Senamo': Traditional Fermented Meat of the Dayak People

The appearance of Sinamo', a result of fermented meat among the Lengilo Dayak community, is considered extreme by outsiders.

Every country indeed boasts a unique culinary charm with distinctive flavors and traditions. Below are some examples from the mentioned countries:

  • Italy is renowned for its pasta, pizza, cheese, and olives. They also have highly acclaimed dishes like risotto, lasagna, and tiramisu.
  • America offers a diverse array of foods reflecting its cultural diversity. Examples include burgers, hot dogs, steak, BBQ, pancakes, donuts, and many more.
  • Chinese cuisine is known for its diverse flavors, textures, and cooking techniques. Some famous Chinese dishes include dim sum, kung pao chicken, Peking duck, and mapo tofu.
  • Japan is known for its elegant and balanced cuisine, featuring sushi, sashimi, ramen, tempura, and teriyaki. Their tea culture also gave rise to green tea and wagashi (beautiful Japanese confectionery).
  • Korean cuisine is renowned for its bold flavors and distinctive seasonings. Examples include kimchi (spicy fermented cabbage), bulgogi (grilled meat with sweet sauce), bibimbap (rice with assorted toppings), and samgyeopsal (grilled pork belly).

Each country has a rich and unique culinary heritage that reflects their history, geography, and culture.

Dayak: fermented meat as extreme cuisine

"The Dayak ethnic group, found in Indonesia, Malaysia, and Brunei Darussalam, also has its own unique cuisine. This includes fermented meat (both fish and animal), which goes by different names in different places on the island of Borneo."

Fermentation of fish and animal meat among the Dayak ethnic group has been practiced since ancient times, back when refrigeration was not yet discovered. 

The method of preserving meat in the Dayak tradition is a form of "tacit knowledge", but its flavor is distinctive, and perhaps outsiders may not fully appreciate it.

The Lengilo Dayak people refer to it as Sinamo' 

Sinamo' is a traditional dish in the cultural heritage of the Lengilo Dayak community in North Kalimantan.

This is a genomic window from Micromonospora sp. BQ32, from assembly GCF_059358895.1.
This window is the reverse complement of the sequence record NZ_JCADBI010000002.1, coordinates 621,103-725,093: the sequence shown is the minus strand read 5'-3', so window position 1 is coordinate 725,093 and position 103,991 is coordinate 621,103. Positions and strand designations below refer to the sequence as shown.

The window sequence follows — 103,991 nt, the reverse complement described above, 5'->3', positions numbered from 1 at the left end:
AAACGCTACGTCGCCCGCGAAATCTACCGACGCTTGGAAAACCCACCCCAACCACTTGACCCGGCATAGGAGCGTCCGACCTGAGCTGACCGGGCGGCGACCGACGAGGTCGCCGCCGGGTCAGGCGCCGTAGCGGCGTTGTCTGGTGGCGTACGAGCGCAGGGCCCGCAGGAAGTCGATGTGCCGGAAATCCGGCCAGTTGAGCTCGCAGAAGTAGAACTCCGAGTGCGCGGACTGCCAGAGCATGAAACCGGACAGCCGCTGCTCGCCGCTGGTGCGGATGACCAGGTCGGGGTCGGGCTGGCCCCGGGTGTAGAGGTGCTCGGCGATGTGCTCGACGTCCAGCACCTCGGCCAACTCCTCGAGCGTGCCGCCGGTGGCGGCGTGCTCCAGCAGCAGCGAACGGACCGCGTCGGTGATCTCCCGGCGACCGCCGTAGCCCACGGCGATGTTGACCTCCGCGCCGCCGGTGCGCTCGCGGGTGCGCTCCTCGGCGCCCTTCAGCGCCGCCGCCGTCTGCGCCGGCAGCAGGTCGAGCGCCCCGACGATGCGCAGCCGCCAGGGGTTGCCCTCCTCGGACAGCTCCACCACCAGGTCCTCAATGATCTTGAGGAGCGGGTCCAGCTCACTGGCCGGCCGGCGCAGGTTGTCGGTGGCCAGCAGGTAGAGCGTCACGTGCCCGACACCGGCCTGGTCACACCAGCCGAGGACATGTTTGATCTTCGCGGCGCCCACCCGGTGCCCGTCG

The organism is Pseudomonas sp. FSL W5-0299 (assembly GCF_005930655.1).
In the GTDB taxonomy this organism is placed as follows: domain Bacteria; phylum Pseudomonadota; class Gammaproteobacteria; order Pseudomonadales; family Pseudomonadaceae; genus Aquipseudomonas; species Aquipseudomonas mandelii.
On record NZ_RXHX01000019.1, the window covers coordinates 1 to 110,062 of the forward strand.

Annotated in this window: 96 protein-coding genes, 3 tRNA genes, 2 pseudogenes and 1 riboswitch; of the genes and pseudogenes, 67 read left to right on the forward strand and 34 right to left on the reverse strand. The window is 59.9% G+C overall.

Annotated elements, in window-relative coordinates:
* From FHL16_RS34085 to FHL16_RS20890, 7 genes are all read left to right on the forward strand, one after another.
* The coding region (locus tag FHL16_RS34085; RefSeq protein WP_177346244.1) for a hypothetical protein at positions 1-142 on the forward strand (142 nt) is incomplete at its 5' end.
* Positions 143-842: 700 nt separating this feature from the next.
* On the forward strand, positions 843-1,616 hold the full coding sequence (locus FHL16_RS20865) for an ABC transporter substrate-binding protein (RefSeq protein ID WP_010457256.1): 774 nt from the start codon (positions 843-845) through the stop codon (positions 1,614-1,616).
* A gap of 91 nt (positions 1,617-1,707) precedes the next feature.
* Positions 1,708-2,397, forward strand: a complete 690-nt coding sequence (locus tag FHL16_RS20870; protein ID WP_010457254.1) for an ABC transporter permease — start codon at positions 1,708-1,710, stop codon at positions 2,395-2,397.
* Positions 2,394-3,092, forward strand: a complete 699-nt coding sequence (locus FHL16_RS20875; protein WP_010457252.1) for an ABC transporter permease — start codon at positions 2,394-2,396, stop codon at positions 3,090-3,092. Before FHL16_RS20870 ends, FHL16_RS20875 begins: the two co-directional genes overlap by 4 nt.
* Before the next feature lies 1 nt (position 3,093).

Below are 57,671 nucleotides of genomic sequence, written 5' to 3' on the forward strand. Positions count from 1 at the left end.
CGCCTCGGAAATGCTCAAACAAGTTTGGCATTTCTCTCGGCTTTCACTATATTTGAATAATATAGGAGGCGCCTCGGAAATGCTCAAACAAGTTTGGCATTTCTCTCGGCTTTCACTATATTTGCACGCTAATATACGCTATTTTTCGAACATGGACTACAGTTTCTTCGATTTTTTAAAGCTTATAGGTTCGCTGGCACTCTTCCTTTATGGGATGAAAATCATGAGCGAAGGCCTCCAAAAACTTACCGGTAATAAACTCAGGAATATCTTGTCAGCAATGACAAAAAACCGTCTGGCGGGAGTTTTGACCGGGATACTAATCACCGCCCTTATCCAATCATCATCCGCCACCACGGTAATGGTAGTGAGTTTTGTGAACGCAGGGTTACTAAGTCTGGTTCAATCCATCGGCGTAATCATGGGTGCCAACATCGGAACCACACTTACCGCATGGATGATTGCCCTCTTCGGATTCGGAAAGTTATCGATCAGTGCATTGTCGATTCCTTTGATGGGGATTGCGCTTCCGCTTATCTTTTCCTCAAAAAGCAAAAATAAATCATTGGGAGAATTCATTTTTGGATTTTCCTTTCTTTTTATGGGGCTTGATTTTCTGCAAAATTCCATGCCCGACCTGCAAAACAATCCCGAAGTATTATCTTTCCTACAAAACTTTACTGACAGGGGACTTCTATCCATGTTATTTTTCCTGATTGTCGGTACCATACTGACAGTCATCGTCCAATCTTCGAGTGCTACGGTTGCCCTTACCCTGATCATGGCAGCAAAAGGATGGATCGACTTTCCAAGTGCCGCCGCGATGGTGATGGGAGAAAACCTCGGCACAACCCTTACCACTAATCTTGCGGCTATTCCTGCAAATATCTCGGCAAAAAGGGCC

The preservation process involves placing wild boar meat and fat into bamboo tubes called "TELO'", which are then tightly sealed with leaves. 

After a sufficient period, around one month, the SENAMO' stored inside the TELO' can be opened and cooked for the family to enjoy, with a deliciously sour taste.

Senamo' is Dayak-style fermented meat. Therefore, it's a big mistake to refer to it as "rotten meat". The purpose and process of fermentation versus rotting are vastly different!

Senamo' serves as evidence of the Dayak culture's skill and resilience in creating solutions for their everyday needs. 

This culinary practice demonstrates the shared customs and culture. However, its name varies among different Dayak communities, yet the concept remains the same.

Other Names for Sinamo' Outside of the Lengilo Dayak Community

Among the Lengilo Dayak in West Kalimantan, Senamo' is called pekasam. Meanwhile, the Dayak in Central Kalimantan refers to it as wadik. As for the Jangkang people from the Bidayuh ethnic group, they call it jikot.

Despite the differences in names, the process and purpose of preserving meat in the Dayak tradition remain consistent. It illustrates the cultural similarities and local wisdom passed down from generation to generation.

- Rangkaya Bada

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